Gregory E. Reynolds
A Personal Appreciation of D. A. Macfarlane, by J. Cameron Fraser. Belleville, Ontario: Guardian, 2013, 62 pages, $8.50.
Similar to Cameron Fraser’s Thandabantu: The Man Who Loved the People, A Personal Appreciation of D. A. Macfarlane is a supplement to the fuller (147 pages) biographical material, I Shall Arise: The Life and Ministry of Donald A. MacFarlane (Aberdeen: Faro Press, 1984), edited by John Tallach.
J. Cameron Fraser is a Westminster Theological Seminary graduate (1978), and served as the last editor of The Presbyterian Guardian (1978-80), which served a largely OPC constituency prior to the beginning of New Horizons as a denominational magazine. Fraser was until recently the pastor of First Christian Reformed Church, Lethbridge, Alberta. Macfarlane was Fraser’s uncle by marriage to his mother’s sister Ella, but what makes the account more personal is that Fraser lived with him after his mother, Christina nee Finlayson, died in 1961 when Fraser was six. Fraser’s father, James, had been a missionary in Rhodesia (now Zimbabwe), sent by the Free Presbyterian Church of Scotland in 1938. He died in 1959. Their missionary labors are chronicled in the biography by Alexander McPherson, James Fraser: A Record of Missionary Endeavor in Rhodesia in the Twentieth Century (Edinburgh: Banner of Truth Trust, 1967).
While the era in which Macfarlane ministered—he was ordained in 1914—is very distant, and thus different, from ours, his life and ministry should be a great encouragement since we all live in the larger New Covenant era in which the New Testament was written, and into which the gospel of Jesus Christ has intruded with sublime power.
Fraser’s tale tells us of a man of superior intelligence and a fine education who served his Lord faithfully in humble local ministry, eschewing the fame and fortune he might have achieved had he been chosen for another calling (43), or had he been born into a wealthier family. As his ministerial mentor J.R. Mackay remarked, “Mr. Macfarlane has such a capacious mind that you can pour all you have into it and it will hold it all—and more!” (15). While not esteemed in the world’s eyes, Pastor Macfarlane was appointed tutor of Greek and Hebrew by the Free Presbyterian Synod in 1932 (42). He upheld the need for rigorous academic ministerial training throughout his ministry
His first call was to serve the congregations of Lairg and Bonar, Dornoch and Rogart, north of Inverness in the Northwest Highlands. In 1921, he accepted a call to nearby Oban, and finally in 1930 to the joint congregation of Dingwall and Beauly, just outside of Inverness (15). He retired in 1973 after 59 years of ministry.
Macfarlane’s steadfastness is made all the more remarkable considering his lifelong struggle with depression. After a nervous breakdown in his second pastorate, he found relief during his convalescence from a page in John Owen’s commentary on Psalm 130. Owen comments on verse 4, “But with you there is forgiveness, that you may be feared,” in which he is dealing with “objections to believing from the power of sin.” Macfarlane tore out the page that encouraged him and carried it with him for years afterward. After the death of his first wife, many years later, he suffered another breakdown (17). His recovery reminds us that it was God’s grace and presence in his life that enabled him to endure such hardship. Such examples serve to encourage us in our own dark hours.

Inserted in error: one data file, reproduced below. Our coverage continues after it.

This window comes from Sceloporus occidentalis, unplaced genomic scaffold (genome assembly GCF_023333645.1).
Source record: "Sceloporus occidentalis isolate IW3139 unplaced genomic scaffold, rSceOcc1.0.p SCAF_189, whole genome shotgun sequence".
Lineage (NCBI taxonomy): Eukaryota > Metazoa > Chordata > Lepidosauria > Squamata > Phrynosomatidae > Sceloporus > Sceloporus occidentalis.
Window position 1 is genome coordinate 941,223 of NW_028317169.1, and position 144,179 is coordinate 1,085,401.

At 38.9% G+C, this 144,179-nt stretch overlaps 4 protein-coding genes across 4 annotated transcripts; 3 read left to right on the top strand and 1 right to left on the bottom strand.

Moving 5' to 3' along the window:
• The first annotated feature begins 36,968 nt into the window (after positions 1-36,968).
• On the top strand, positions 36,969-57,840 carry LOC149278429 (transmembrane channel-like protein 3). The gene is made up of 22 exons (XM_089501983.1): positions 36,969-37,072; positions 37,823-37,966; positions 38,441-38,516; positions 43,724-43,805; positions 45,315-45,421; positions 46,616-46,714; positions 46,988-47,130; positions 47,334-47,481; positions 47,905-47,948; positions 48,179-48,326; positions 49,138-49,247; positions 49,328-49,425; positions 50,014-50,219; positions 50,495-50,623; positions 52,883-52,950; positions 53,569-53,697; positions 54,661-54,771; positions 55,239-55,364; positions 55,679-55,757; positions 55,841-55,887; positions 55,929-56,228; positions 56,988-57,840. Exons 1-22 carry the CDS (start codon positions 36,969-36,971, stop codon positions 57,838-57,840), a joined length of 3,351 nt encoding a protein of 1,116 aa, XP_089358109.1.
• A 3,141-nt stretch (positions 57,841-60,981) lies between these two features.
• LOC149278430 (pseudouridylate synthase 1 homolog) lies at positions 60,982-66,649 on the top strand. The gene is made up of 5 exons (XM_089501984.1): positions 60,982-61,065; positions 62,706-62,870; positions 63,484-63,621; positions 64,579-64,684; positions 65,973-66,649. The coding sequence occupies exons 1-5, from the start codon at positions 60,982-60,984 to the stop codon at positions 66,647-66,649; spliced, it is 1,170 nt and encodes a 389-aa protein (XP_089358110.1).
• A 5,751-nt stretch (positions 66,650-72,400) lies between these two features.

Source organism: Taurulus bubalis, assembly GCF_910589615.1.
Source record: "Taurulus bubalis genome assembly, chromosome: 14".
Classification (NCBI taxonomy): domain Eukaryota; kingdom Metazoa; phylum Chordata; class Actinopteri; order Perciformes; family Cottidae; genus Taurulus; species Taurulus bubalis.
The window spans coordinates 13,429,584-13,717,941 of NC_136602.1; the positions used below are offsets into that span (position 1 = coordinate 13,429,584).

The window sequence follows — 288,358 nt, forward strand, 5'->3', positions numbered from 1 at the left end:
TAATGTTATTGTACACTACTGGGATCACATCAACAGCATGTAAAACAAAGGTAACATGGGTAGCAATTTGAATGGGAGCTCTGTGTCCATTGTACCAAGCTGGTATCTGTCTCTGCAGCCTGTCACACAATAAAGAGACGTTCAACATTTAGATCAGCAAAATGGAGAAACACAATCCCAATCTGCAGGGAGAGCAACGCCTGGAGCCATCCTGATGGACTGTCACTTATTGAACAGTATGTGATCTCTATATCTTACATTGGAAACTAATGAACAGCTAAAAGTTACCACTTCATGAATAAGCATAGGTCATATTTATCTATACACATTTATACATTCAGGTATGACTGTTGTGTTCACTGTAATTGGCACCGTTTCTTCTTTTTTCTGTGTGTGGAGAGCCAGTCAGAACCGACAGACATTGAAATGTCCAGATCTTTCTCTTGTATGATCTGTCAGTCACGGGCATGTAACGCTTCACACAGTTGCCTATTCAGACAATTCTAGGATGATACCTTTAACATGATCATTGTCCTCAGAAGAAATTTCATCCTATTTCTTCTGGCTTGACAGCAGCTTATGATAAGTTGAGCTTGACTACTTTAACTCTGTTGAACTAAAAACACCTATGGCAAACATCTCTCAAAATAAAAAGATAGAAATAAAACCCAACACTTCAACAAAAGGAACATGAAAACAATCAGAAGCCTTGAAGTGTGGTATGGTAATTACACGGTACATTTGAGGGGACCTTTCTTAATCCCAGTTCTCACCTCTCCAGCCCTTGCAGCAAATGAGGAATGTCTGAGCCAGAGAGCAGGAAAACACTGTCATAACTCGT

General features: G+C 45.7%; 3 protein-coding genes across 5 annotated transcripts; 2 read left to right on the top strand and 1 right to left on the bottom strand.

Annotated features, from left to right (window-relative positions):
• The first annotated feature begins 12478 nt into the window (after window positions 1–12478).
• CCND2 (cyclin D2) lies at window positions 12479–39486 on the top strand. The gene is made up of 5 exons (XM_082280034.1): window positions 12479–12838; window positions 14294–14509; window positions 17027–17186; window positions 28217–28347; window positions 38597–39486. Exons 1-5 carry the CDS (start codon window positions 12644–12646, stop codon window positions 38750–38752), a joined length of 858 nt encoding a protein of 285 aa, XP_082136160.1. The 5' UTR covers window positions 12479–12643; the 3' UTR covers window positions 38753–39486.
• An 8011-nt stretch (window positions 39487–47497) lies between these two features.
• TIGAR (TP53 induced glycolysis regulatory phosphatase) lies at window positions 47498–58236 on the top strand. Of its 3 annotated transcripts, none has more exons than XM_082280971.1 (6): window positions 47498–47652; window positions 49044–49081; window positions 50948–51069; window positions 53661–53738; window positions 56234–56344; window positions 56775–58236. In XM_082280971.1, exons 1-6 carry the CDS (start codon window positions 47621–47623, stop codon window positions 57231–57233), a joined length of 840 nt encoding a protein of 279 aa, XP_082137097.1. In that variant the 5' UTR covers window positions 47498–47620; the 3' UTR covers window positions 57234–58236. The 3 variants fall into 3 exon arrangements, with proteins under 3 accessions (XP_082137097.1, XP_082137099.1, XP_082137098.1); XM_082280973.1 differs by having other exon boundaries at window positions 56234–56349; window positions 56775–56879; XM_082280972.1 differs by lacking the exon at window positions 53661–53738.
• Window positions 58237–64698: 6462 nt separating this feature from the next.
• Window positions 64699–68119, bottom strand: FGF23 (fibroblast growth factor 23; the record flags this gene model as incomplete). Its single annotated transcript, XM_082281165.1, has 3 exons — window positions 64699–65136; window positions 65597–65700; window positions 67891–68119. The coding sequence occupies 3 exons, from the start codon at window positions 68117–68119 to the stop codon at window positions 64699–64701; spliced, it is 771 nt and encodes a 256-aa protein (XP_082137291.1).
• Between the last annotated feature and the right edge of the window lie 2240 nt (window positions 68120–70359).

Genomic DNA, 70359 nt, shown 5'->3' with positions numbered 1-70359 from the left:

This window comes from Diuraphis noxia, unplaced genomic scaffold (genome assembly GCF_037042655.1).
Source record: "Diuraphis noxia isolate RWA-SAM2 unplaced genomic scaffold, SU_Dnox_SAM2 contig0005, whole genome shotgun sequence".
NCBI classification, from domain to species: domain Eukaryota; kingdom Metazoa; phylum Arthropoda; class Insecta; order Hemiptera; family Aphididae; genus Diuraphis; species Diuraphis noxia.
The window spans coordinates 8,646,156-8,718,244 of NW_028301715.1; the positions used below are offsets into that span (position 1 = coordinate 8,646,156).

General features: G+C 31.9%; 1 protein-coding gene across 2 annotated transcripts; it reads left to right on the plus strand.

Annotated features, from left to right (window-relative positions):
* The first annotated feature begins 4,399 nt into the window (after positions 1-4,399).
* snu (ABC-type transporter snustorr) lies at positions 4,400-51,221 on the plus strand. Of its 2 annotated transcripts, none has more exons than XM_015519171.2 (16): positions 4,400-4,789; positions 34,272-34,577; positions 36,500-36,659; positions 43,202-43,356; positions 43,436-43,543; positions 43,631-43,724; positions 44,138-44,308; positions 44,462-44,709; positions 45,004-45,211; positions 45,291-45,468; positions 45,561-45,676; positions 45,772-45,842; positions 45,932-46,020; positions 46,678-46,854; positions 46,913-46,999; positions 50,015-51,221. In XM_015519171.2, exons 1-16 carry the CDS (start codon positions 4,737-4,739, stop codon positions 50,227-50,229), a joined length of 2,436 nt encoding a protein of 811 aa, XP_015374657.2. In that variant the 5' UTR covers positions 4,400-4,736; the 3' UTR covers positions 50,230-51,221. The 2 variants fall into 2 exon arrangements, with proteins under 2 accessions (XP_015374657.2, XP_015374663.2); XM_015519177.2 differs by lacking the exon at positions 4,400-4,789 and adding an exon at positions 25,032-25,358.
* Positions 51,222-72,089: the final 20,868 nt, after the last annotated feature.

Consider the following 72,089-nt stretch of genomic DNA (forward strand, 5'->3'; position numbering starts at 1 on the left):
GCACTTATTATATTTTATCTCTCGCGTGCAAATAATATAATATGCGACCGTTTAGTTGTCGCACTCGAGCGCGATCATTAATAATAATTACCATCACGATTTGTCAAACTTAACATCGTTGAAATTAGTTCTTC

Among Macfarlane’s imitable attributes was his exemplary faithfulness to his denomination (24). Another was his gentleness, especially with those with whom he disagreed (25). From the effect of his preaching to instances of his pastoral kindness, Macfarlane leaves a deep impression on the reader, and sets a wonderful example for ministers of the Word. Throughout Fraser’s narrative, the personal influence of his uncle on his own ministerial development is instructive and touching. He recalls, “My own recollection of his preaching has more to do with the heavenly atmosphere he brought to the pulpit than the actual content of the sermons. He was deeply conscious of being in the presence of God and communicated that awareness to his hearers” (37). The black and white photographs add to the interest of Fraser’s fine story. The appearances of Edmund Clowney (24) and John Murray (42) in the story add to its interest for OPC officers. I reviewed Fraser’s Thandabantu in Ordained Servant Online in December 2010, an appreciation based on Alexander McPherson, James Fraser: A Record of Missionary Endeavor in Rhodesia in the Twentieth Century (Banner of Truth Trust, 1967).
While Macfarlane was well known in his small area of the world, he is a fine example of the most important kind of Christian leader—the ordinary, everyday pastor of a local church. We need more biographies of similar ministers in our more recent history, and even more examples. God often calls extraordinary men to ordinary ministry.
Gregory E. Reynolds serves as the pastor of Amoskeag Presbyterian Church (OPC) in Manchester, New Hampshire, and is the editor of Ordained Servant. Ordained Servant Online, April 2014.